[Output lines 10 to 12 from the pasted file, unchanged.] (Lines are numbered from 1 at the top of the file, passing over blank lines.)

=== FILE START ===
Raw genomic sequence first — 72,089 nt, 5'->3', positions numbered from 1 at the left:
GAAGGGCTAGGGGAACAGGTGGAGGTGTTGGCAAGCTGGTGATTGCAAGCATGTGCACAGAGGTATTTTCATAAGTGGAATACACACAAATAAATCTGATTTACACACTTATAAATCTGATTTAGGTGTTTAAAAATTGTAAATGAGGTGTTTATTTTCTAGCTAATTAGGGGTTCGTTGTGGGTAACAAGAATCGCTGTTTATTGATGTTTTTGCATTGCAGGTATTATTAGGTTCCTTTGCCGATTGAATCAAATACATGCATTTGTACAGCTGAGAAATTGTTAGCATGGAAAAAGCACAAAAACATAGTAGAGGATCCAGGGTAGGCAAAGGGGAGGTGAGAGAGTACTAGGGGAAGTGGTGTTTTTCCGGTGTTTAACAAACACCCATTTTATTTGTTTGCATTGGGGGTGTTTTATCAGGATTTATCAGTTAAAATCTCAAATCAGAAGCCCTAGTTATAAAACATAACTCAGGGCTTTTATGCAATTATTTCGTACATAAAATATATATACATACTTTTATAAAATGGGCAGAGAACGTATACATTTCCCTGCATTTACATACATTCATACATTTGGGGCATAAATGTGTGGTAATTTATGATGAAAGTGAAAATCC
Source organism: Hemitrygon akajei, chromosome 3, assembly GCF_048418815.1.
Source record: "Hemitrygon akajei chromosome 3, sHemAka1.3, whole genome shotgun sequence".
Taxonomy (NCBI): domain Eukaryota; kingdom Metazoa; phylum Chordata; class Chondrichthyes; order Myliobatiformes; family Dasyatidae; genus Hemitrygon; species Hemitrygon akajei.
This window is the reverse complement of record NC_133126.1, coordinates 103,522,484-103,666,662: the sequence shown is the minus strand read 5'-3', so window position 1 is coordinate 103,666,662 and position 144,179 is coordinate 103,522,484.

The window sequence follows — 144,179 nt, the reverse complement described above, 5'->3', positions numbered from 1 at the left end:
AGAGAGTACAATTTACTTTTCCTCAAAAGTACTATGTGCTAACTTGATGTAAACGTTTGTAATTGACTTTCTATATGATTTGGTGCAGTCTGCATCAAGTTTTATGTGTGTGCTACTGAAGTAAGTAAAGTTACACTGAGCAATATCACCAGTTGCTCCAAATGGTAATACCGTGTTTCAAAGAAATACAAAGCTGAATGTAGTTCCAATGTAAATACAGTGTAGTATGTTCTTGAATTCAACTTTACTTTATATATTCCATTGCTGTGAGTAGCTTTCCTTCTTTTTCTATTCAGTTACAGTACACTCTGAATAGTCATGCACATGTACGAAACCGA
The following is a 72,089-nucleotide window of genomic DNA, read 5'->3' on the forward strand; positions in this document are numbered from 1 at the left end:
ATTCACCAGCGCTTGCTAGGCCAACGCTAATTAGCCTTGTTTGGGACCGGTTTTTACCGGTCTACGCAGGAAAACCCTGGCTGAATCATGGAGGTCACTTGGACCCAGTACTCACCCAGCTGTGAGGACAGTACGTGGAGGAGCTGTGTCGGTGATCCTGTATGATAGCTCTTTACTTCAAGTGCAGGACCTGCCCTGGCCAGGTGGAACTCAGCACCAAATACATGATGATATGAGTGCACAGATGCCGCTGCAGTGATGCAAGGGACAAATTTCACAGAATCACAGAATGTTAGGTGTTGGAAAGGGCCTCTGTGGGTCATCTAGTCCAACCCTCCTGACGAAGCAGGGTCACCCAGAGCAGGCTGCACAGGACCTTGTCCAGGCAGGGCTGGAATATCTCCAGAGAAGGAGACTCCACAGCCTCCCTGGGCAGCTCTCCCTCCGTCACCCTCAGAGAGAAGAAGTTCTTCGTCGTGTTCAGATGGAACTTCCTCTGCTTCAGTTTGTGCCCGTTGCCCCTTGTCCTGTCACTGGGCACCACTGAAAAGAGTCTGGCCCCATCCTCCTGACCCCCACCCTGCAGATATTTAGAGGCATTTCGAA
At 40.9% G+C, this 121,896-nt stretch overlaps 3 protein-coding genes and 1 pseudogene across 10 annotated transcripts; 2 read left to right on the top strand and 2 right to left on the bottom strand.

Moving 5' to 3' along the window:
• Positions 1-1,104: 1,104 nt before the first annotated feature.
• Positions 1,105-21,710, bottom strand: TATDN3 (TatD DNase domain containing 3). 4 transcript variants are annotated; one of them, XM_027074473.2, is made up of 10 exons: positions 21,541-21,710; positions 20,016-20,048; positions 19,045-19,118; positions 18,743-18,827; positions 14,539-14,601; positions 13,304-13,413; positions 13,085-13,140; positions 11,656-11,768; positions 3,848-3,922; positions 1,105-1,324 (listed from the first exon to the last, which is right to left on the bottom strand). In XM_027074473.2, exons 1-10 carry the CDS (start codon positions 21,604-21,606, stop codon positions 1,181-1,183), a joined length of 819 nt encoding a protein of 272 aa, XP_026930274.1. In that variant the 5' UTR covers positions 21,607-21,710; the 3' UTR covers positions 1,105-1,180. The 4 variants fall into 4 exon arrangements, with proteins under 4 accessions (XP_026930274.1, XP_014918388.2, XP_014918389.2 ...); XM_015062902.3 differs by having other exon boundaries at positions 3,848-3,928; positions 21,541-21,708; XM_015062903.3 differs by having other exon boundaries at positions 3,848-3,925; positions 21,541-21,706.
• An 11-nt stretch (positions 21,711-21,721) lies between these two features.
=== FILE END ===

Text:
ATTCACCAGCGCTTGCTAGGCCAACGCTAATTAGCCTTGTTTGGGACCGGTTTTTACCGGTCTACGCAGGAAAACCCTGGCTGAATCATGGAGGTCACTTGGACCCAGTACTCACCCAGCTGTGAGGACAGTACGTGGAGGAGCTGTGTCGGTGATCCTGTATGATAGCTCTTTACTTCAAGTGCAGGACCTGCCCTGGCCAGGTGGAACTCAGCACCAAATACATGATGATATGAGTGCACAGATGCCGCTGCAGTGATGCAAGGGACAAATTTCACAGAATCACAGAATGTTAGGTGTTGGAAAGGGCCTCTGTGGGTCATCTAGTCCAACCCTCCTGACGAAGCAGGGTCACCCAGAGCAGGCTGCACAGGACCTTGTCCAGGCAGGGCTGGAATATCTCCAGAGAAGGAGACTCCACAGCCTCCCTGGGCAGCTCTCCCTCCGTCACCCTCAGAGAGAAGAAGTTCTTCGTCGTGTTCAGATGGAACTTCCTCTGCTTCAGTTTGTGCCCGTTGCCCCTTGTCCTGTCACTGGGCACCACTGAAAAGAGTCTGGCCCCATCCTCCTGACCCCCACCCTGCAGATATTTAGAGGCATTTCGAA
At 40.9% G+C, this 121,896-nt stretch overlaps 3 protein-coding genes and 1 pseudogene across 10 annotated transcripts; 2 read left to right on the top strand and 2 right to left on the bottom strand.

Moving 5' to 3' along the window: